When was the last time white European doctors were kidnapped, tortured, and raped by African child soldiers and their adult leaders? If the film aims to raise awareness about real-world issues, why introduce this fantastical, pronouncedly un-real-world plot element that does more to re-inscribe narratives about black violence against white people than to humanize Africans?
Is showing a bunch of nameless, vicious people in an anonymous African country the best way to encourage empathy for child soldiers?
What are the intentions and effects of writing, staging, and filming a graphic scene of sexual violence? When the woman who is the victim of such violence is not the central character, when the story focuses, in fact, on the victimization of the children brutalized by the men who rape her, what value does such a scene contribute? From where does the motivation to write and film such a scene come?
In staging scenes of torture and sexual violence, I’m not sure the filmmakers thought about exactly what they were inspiring, what fantasies and narratives they were perpetuating, what pleasures they were invoking. I’m not sure anyone asked those most basic creative questions: “Is this our story to tell?” and, “How should we tell it?” And so I left the theatre wondering, and I’m still wondering, exactly of what is our awareness being raised?
This last question leads me to a final one, a question about perspective: If the filmmakers were deeply interested in documenting the real, lasting effects of trauma, why did no one ask how the film itself would affect survivors of trauma? Does a movie that attempts to deal with trauma need to re-inscribe trauma? Why did no one wonder, finally, who this film was for?
I don’t think Aquel No Era Yo is, at its heart, concerned with how people live through trauma. There is a thinly veiled layer of pleasure—not empathy—underlying the filming of its most horrific scenes. The film does not seek to unravel any of the most basic oppressive assumptions it invokes, assumptions about black men and white women and sexual violence; assumptions about Africa and brutality; assumptions about the West as a redemptive force for a continent of savage people; assumptions about who is fully, complexly human and who is not. The film is for, in the end, those whose sense of self relies on these assumptions. Although it masquerades as a story about marginalized people, it is by and for white, male, Western eyes.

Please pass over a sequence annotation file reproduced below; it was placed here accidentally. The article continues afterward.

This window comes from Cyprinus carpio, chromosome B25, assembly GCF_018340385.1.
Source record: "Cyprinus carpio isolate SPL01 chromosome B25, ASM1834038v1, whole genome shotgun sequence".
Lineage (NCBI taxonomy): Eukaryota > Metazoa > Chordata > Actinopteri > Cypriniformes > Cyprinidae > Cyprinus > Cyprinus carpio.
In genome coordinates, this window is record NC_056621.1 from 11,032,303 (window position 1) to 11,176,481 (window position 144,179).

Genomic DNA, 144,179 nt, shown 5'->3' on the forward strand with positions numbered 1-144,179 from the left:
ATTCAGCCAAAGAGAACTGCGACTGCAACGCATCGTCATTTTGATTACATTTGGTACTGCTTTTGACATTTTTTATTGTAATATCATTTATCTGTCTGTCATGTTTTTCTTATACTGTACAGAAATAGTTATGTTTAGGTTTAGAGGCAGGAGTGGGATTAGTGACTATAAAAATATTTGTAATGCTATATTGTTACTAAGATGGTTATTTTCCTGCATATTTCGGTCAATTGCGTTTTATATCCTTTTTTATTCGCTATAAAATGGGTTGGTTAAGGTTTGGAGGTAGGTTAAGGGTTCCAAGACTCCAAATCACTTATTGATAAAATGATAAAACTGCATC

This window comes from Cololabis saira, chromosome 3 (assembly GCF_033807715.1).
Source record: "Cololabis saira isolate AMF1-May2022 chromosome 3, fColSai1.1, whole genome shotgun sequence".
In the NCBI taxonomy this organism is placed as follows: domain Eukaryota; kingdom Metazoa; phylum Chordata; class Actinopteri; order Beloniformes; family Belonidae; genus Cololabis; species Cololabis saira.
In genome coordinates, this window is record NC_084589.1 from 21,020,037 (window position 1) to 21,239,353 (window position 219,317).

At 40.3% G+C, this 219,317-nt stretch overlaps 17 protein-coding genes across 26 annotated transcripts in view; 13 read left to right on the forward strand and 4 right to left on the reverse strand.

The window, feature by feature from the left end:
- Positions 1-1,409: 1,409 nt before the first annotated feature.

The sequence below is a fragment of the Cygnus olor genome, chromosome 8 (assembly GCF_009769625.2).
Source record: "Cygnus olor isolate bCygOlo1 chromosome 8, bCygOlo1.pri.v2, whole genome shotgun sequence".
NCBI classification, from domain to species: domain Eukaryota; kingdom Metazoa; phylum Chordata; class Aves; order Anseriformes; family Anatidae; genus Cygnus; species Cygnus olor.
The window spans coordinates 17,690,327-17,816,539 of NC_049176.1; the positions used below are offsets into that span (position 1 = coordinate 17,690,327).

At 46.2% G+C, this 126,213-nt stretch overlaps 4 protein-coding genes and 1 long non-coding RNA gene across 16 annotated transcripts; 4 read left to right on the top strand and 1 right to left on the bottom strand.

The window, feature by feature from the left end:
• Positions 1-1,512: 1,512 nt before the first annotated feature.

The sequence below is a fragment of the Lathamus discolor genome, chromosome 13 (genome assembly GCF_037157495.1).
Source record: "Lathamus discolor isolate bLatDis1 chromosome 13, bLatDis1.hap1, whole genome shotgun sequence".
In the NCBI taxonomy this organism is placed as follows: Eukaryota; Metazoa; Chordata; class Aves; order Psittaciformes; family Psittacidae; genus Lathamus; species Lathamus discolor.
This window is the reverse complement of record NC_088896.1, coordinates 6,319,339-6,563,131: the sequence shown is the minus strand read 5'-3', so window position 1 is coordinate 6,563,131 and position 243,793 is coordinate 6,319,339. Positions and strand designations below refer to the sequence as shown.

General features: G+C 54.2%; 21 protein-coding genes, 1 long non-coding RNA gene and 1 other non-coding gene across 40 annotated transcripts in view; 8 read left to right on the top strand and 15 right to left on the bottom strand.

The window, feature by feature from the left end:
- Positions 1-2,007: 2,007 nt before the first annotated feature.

Art, if it is art, enlarges our sense of what it means to live and feel in the world. Living through trauma is complex. In failing to look at its subject complexly, in failing to enlarge our sense of what it means to be in the world, Aquel No Era Yo fails as a document of trauma, and it also fails as art.
I think it’s time we start asking for, expecting, and telling other stories. ■
By ABBY MINOR
Whitey Blue weighs in on State Patty’s Day
By DAVID SILVERMAN
I was talking the other day to Whitey Blue, longtime Centre Region resident and hardnose.
Whitey, any comments about the relatively quiet State Patty’s Day in State College this March?
“It was too darned peaceful! We need some spirit and spunk, some good old-fashioned, rip-